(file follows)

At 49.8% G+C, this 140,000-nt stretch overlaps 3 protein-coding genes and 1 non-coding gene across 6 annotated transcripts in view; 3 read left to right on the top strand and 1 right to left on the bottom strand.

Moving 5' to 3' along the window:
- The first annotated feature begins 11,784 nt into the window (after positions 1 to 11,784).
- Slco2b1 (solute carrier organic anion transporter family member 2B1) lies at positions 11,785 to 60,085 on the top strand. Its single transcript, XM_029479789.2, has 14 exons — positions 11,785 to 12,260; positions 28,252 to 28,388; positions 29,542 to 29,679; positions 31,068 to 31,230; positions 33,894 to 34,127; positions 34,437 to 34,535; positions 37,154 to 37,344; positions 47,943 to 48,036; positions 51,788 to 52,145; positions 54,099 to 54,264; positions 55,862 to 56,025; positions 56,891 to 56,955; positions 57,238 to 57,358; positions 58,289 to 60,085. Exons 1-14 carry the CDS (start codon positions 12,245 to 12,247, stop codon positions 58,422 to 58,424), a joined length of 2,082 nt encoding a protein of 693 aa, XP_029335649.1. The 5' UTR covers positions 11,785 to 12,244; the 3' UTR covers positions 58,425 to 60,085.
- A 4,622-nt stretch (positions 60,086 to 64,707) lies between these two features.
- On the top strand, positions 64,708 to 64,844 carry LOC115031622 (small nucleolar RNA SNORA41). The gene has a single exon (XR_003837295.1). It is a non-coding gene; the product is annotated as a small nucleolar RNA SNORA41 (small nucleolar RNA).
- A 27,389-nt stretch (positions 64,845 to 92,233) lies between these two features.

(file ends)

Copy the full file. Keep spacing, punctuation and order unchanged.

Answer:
At 49.8% G+C, this 140,000-nt stretch overlaps 3 protein-coding genes and 1 non-coding gene across 6 annotated transcripts in view; 3 read left to right on the top strand and 1 right to left on the bottom strand.

Moving 5' to 3' along the window:
- The first annotated feature begins 11,784 nt into the window (after positions 1 to 11,784).
- Slco2b1 (solute carrier organic anion transporter family member 2B1) lies at positions 11,785 to 60,085 on the top strand. Its single transcript, XM_029479789.2, has 14 exons — positions 11,785 to 12,260; positions 28,252 to 28,388; positions 29,542 to 29,679; positions 31,068 to 31,230; positions 33,894 to 34,127; positions 34,437 to 34,535; positions 37,154 to 37,344; positions 47,943 to 48,036; positions 51,788 to 52,145; positions 54,099 to 54,264; positions 55,862 to 56,025; positions 56,891 to 56,955; positions 57,238 to 57,358; positions 58,289 to 60,085. Exons 1-14 carry the CDS (start codon positions 12,245 to 12,247, stop codon positions 58,422 to 58,424), a joined length of 2,082 nt encoding a protein of 693 aa, XP_029335649.1. The 5' UTR covers positions 11,785 to 12,244; the 3' UTR covers positions 58,425 to 60,085.
- A 4,622-nt stretch (positions 60,086 to 64,707) lies between these two features.
- On the top strand, positions 64,708 to 64,844 carry LOC115031622 (small nucleolar RNA SNORA41). The gene has a single exon (XR_003837295.1). It is a non-coding gene; the product is annotated as a small nucleolar RNA SNORA41 (small nucleolar RNA).
- A 27,389-nt stretch (positions 64,845 to 92,233) lies between these two features.